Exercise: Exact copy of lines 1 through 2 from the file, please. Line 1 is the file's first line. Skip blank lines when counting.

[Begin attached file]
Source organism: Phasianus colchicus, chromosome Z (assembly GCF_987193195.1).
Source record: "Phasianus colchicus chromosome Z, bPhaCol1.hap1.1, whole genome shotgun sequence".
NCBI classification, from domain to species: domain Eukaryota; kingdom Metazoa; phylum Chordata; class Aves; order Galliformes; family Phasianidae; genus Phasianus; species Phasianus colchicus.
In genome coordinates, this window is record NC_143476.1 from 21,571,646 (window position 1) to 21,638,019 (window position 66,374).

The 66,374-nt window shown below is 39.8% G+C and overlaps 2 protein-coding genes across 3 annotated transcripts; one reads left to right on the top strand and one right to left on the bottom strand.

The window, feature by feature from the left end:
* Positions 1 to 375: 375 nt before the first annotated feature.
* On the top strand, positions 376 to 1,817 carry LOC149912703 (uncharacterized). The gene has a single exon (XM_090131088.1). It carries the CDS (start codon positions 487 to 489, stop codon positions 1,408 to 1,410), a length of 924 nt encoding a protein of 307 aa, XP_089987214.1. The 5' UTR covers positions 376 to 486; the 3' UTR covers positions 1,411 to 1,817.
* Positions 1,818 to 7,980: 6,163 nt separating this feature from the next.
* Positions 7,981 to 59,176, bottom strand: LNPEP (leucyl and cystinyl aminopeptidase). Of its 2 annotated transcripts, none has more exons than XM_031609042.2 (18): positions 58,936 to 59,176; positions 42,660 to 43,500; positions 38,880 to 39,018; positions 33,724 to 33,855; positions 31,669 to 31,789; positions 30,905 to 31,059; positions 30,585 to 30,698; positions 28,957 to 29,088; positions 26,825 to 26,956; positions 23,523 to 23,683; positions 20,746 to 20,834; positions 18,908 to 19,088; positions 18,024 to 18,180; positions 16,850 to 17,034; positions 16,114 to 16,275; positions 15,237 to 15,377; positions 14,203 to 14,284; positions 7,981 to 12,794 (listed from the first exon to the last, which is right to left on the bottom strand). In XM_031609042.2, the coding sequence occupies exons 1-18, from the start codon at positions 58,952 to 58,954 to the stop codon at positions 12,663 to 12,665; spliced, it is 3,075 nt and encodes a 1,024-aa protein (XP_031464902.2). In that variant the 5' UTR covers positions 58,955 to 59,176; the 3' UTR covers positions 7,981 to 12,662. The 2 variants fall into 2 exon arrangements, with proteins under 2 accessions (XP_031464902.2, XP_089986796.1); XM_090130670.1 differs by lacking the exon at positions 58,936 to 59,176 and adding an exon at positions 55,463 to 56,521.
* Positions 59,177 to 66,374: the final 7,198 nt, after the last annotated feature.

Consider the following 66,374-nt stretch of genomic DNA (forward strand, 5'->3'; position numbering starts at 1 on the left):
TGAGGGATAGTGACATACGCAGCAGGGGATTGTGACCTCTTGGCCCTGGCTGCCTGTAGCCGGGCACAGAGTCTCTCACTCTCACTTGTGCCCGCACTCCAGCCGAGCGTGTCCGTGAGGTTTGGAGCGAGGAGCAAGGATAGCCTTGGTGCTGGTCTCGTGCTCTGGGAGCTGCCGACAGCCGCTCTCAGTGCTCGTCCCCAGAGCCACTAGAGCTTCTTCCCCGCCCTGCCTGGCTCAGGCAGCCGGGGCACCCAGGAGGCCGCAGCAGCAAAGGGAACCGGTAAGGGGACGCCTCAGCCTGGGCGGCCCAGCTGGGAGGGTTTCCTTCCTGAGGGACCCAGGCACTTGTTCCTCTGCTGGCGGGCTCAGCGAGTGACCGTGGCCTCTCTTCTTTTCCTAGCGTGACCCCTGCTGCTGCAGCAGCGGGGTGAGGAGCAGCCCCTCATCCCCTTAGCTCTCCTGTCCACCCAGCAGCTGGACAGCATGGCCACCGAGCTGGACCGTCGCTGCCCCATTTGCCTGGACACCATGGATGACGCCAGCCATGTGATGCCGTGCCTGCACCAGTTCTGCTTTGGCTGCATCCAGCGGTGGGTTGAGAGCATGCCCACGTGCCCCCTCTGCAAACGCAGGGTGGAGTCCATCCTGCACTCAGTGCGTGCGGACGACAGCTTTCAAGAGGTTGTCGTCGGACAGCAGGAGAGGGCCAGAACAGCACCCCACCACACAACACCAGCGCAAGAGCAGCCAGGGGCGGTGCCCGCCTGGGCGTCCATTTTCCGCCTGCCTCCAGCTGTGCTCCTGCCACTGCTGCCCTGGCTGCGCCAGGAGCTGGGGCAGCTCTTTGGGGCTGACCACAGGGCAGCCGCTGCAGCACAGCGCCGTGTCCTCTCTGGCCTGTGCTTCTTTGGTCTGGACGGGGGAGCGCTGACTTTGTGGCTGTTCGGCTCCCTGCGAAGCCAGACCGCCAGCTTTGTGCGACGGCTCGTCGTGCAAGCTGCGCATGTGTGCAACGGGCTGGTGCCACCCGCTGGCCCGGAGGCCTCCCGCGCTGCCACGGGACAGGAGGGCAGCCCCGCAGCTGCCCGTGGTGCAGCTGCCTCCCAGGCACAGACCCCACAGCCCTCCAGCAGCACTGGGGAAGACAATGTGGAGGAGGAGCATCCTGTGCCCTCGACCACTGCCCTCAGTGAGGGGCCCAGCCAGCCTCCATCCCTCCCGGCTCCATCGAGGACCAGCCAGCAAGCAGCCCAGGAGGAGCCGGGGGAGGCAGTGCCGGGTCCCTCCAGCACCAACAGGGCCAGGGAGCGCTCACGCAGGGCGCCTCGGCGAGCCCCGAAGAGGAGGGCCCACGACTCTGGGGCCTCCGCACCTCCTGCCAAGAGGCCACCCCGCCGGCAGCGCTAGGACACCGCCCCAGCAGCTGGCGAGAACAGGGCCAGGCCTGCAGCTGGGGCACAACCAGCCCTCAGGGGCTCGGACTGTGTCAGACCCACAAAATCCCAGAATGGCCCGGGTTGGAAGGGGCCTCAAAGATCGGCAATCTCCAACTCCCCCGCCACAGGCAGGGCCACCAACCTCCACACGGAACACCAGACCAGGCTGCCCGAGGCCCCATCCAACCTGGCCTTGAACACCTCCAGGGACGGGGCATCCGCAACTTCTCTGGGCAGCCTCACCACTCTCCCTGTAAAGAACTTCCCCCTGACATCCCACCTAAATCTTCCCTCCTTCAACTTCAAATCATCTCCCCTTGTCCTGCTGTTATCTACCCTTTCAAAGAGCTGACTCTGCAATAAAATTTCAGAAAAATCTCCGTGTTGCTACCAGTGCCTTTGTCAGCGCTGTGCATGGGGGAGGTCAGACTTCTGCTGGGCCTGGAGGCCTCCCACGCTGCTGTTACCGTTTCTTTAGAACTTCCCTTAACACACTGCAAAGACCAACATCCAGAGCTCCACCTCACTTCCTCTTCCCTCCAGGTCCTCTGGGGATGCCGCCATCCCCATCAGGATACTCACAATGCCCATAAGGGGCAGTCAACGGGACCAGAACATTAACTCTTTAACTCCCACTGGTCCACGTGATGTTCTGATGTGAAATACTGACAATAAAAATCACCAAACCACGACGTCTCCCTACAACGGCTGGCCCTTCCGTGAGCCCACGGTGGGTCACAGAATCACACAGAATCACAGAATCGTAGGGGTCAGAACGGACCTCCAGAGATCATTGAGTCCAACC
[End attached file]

Source organism: Phasianus colchicus, chromosome Z (assembly GCF_987193195.1).
Source record: "Phasianus colchicus chromosome Z, bPhaCol1.hap1.1, whole genome shotgun sequence".